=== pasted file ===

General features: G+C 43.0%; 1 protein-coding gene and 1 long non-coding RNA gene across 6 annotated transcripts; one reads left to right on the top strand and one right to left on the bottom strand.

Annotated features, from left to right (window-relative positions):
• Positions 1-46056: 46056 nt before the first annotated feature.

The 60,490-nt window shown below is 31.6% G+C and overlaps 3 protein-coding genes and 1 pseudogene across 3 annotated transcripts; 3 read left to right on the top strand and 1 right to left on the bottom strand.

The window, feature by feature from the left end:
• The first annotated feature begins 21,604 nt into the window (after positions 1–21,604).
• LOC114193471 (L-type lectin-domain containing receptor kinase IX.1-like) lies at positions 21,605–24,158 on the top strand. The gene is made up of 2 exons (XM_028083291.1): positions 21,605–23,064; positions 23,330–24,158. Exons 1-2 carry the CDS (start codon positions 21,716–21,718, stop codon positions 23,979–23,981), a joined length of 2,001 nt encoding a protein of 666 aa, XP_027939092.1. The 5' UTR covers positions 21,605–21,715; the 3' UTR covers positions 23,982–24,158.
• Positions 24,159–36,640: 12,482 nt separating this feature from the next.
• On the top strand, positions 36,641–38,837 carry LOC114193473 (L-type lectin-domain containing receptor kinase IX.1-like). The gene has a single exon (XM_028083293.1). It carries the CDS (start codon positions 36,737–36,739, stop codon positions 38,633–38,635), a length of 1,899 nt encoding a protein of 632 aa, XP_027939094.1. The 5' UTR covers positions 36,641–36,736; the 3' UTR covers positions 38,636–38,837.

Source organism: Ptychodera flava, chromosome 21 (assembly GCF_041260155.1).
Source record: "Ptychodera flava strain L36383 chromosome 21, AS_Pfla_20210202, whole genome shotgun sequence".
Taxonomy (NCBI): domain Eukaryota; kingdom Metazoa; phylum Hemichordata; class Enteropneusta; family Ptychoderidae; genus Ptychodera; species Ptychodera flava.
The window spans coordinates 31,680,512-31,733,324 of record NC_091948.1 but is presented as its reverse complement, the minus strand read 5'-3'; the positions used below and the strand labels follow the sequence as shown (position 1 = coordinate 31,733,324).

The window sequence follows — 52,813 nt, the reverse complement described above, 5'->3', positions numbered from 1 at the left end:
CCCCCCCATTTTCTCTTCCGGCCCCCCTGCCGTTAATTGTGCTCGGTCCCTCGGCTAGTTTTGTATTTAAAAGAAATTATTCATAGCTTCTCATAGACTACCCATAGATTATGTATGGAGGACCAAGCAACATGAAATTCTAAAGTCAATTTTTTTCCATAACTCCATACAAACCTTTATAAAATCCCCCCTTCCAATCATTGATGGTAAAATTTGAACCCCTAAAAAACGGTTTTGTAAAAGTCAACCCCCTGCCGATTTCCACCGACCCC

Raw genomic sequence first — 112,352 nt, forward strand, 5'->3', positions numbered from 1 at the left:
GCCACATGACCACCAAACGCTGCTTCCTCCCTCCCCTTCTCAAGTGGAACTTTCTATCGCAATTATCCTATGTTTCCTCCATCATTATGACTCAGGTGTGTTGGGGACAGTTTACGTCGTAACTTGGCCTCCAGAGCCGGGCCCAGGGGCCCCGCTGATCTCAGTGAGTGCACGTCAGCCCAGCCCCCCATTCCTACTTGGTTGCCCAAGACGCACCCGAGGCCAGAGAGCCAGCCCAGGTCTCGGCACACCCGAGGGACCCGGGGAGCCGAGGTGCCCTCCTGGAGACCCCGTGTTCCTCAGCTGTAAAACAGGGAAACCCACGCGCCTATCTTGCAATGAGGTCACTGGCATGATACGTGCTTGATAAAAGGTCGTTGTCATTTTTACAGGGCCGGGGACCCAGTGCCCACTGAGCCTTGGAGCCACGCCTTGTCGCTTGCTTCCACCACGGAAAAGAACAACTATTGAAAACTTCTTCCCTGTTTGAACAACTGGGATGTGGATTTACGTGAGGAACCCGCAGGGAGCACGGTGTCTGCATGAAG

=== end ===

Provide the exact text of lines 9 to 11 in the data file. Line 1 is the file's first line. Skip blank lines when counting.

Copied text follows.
• On the top strand, positions 36,641–38,837 carry LOC114193473 (L-type lectin-domain containing receptor kinase IX.1-like). The gene has a single exon (XM_028083293.1). It carries the CDS (start codon positions 36,737–36,739, stop codon positions 38,633–38,635), a length of 1,899 nt encoding a protein of 632 aa, XP_027939094.1. The 5' UTR covers positions 36,641–36,736; the 3' UTR covers positions 38,636–38,837.

Source organism: Ptychodera flava, chromosome 21 (assembly GCF_041260155.1).
Source record: "Ptychodera flava strain L36383 chromosome 21, AS_Pfla_20210202, whole genome shotgun sequence".